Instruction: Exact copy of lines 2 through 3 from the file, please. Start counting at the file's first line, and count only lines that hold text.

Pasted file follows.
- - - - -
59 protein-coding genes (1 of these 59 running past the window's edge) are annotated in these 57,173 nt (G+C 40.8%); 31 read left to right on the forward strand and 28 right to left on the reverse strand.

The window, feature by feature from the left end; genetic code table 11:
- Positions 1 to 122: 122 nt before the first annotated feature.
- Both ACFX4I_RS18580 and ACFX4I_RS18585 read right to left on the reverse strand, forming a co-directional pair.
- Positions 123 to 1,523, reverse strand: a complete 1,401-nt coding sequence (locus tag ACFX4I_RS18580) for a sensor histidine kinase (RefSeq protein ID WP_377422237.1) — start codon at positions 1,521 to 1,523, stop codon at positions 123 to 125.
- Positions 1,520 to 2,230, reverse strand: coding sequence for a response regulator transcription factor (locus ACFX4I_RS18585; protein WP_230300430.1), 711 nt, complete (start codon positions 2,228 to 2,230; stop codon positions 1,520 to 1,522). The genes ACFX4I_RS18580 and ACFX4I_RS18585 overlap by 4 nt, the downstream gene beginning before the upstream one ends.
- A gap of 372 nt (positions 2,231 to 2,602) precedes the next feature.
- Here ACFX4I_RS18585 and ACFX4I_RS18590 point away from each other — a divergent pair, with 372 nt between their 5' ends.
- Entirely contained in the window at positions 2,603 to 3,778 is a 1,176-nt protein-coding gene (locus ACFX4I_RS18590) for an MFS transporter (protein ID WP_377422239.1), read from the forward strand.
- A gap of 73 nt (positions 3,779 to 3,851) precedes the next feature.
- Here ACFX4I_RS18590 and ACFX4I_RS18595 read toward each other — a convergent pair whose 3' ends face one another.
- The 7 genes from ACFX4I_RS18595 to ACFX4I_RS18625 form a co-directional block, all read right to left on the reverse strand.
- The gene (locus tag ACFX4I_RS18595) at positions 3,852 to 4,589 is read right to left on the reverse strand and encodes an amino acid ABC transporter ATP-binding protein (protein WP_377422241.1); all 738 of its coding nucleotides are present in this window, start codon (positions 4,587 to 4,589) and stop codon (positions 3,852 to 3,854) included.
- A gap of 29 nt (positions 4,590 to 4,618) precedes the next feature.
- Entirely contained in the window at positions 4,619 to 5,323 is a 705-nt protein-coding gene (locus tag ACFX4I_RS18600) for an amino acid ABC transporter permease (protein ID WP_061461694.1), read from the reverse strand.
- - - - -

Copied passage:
The window, feature by feature from the left end; genetic code table 11:
- Positions 1 to 122: 122 nt before the first annotated feature.